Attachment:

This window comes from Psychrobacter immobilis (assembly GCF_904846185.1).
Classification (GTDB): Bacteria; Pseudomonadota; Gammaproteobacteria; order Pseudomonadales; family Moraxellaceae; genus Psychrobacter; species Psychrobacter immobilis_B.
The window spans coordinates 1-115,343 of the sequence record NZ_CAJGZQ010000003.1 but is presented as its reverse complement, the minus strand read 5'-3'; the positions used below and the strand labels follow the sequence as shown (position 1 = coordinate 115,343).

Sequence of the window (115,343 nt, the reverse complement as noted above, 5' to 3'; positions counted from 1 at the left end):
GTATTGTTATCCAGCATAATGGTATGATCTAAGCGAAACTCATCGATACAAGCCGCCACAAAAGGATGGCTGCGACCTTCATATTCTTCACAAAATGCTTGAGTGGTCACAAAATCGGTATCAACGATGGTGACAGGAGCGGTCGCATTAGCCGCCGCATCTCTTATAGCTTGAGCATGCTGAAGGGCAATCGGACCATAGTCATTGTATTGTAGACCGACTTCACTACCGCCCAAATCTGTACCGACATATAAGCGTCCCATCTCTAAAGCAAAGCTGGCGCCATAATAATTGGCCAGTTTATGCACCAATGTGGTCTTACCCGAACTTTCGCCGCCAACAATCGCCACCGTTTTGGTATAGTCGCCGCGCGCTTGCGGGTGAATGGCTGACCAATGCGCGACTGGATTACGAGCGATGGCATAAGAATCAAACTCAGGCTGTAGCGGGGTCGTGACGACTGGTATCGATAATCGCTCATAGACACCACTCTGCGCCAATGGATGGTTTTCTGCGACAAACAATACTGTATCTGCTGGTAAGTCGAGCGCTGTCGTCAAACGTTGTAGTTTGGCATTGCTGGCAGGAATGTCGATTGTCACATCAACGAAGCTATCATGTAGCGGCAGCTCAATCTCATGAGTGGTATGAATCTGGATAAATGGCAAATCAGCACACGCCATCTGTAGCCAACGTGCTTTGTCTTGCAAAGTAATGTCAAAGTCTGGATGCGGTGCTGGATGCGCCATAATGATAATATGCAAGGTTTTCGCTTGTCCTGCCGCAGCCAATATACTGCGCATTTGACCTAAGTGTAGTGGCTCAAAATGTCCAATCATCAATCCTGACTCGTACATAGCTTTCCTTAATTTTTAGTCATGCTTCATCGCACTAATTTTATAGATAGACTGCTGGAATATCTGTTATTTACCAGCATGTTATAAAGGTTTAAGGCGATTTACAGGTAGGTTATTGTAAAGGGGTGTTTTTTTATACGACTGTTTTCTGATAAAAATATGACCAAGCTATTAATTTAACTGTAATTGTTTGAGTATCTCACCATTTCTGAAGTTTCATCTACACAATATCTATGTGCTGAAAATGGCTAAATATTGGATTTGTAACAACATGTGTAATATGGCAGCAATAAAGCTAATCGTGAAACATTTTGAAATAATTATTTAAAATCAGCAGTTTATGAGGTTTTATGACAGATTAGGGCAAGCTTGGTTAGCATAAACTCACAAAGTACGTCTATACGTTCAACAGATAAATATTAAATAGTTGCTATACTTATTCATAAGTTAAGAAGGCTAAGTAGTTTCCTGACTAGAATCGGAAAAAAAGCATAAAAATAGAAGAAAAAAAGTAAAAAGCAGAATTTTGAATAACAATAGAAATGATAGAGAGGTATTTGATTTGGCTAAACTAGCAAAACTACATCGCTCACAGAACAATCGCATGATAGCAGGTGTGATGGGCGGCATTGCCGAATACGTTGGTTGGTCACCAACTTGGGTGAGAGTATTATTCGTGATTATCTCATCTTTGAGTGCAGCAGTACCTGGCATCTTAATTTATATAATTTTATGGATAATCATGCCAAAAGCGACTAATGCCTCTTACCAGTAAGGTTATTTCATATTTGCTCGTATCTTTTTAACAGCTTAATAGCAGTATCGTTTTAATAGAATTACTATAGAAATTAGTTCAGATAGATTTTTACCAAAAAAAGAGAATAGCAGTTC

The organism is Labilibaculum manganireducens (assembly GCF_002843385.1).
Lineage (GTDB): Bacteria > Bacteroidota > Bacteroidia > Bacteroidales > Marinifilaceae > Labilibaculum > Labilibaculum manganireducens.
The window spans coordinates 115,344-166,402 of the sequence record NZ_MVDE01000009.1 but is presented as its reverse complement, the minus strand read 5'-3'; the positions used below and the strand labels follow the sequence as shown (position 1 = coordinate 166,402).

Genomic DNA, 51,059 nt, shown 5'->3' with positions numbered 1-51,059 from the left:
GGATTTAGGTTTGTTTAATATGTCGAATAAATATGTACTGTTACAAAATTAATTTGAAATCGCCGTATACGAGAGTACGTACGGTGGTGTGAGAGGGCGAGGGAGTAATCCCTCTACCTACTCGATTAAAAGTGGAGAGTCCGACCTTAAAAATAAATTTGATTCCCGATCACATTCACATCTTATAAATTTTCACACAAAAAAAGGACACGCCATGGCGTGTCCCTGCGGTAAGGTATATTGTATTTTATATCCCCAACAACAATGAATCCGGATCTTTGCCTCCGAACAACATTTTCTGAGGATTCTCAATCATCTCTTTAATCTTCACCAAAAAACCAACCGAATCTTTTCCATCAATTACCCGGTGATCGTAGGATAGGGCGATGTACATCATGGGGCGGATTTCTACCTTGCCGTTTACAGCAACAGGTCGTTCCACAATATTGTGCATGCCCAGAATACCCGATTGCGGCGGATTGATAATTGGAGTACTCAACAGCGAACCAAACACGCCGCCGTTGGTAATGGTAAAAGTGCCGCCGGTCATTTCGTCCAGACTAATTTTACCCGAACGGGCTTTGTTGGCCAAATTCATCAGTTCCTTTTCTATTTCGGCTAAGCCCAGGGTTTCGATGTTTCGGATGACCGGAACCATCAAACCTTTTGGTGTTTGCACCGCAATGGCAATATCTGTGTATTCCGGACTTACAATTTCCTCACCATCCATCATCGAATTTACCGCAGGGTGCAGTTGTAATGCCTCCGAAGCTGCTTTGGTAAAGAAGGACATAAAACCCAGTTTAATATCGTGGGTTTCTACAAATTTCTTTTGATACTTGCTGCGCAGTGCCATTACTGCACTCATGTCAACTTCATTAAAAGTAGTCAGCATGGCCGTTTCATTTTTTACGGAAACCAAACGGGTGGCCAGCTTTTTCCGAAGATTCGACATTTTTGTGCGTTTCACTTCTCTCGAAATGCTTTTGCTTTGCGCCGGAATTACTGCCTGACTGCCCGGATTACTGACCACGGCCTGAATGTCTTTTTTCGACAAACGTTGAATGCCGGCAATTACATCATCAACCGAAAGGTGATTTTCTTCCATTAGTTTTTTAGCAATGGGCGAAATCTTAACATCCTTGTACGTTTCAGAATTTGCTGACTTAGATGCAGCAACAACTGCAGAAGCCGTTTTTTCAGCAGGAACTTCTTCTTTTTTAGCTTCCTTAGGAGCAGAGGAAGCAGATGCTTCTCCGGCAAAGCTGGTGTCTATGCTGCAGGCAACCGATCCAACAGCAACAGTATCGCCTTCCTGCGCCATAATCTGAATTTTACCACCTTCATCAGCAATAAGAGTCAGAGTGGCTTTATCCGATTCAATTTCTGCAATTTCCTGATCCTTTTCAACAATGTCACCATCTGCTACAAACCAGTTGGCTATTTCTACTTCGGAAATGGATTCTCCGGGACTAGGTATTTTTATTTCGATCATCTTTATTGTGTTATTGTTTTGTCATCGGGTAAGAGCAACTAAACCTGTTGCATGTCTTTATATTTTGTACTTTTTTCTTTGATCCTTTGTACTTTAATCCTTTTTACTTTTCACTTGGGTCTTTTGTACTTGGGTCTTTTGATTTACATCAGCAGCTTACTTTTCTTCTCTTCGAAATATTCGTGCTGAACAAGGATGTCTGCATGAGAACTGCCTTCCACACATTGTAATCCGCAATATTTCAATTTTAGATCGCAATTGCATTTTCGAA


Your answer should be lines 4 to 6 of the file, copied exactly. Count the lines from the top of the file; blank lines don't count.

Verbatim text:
Sequence of the window (115,343 nt, the reverse complement as noted above, 5' to 3'; positions counted from 1 at the left end):
GTATTGTTATCCAGCATAATGGTATGATCTAAGCGAAACTCATCGATACAAGCCGCCACAAAAGGATGGCTGCGACCTTCATATTCTTCACAAAATGCTTGAGTGGTCACAAAATCGGTATCAACGATGGTGACAGGAGCGGTCGCATTAGCCGCCGCATCTCTTATAGCTTGAGCATGCTGAAGGGCAATCGGACCATAGTCATTGTATTGTAGACCGACTTCACTACCGCCCAAATCTGTACCGACATATAAGCGTCCCATCTCTAAAGCAAAGCTGGCGCCATAATAATTGGCCAGTTTATGCACCAATGTGGTCTTACCCGAACTTTCGCCGCCAACAATCGCCACCGTTTTGGTATAGTCGCCGCGCGCTTGCGGGTGAATGGCTGACCAATGCGCGACTGGATTACGAGCGATGGCATAAGAATCAAACTCAGGCTGTAGCGGGGTCGTGACGACTGGTATCGATAATCGCTCATAGACACCACTCTGCGCCAATGGATGGTTTTCTGCGACAAACAATACTGTATCTGCTGGTAAGTCGAGCGCTGTCGTCAAACGTTGTAGTTTGGCATTGCTGGCAGGAATGTCGATTGTCACATCAACGAAGCTATCATGTAGCGGCAGCTCAATCTCATGAGTGGTATGAATCTGGATAAATGGCAAATCAGCACACGCCATCTGTAGCCAACGTGCTTTGTCTTGCAAAGTAATGTCAAAGTCTGGATGCGGTGCTGGATGCGCCATAATGATAATATGCAAGGTTTTCGCTTGTCCTGCCGCAGCCAATATACTGCGCATTTGACCTAAGTGTAGTGGCTCAAAATGTCCAATCATCAATCCTGACTCGTACATAGCTTTCCTTAATTTTTAGTCATGCTTCATCGCACTAATTTTATAGATAGACTGCTGGAATATCTGTTATTTACCAGCATGTTATAAAGGTTTAAGGCGATTTACAGGTAGGTTATTGTAAAGGGGTGTTTTTTTATACGACTGTTTTCTGATAAAAATATGACCAAGCTATTAATTTAACTGTAATTGTTTGAGTATCTCACCATTTCTGAAGTTTCATCTACACAATATCTATGTGCTGAAAATGGCTAAATATTGGATTTGTAACAACATGTGTAATATGGCAGCAATAAAGCTAATCGTGAAACATTTTGAAATAATTATTTAAAATCAGCAGTTTATGAGGTTTTATGACAGATTAGGGCAAGCTTGGTTAGCATAAACTCACAAAGTACGTCTATACGTTCAACAGATAAATATTAAATAGTTGCTATACTTATTCATAAGTTAAGAAGGCTAAGTAGTTTCCTGACTAGAATCGGAAAAAAAGCATAAAAATAGAAGAAAAAAAGTAAAAAGCAGAATTTTGAATAACAATAGAAATGATAGAGAGGTATTTGATTTGGCTAAACTAGCAAAACTACATCGCTCACAGAACAATCGCATGATAGCAGGTGTGATGGGCGGCATTGCCGAATACGTTGGTTGGTCACCAACTTGGGTGAGAGTATTATTCGTGATTATCTCATCTTTGAGTGCAGCAGTACCTGGCATCTTAATTTATATAATTTTATGGATAATCATGCCAAAAGCGACTAATGCCTCTTACCAGTAAGGTTATTTCATATTTGCTCGTATCTTTTTAACAGCTTAATAGCAGTATCGTTTTAATAGAATTACTATAGAAATTAGTTCAGATAGATTTTTACCAAAAAAAGAGAATAGCAGTTC

The organism is Labilibaculum manganireducens (assembly GCF_002843385.1).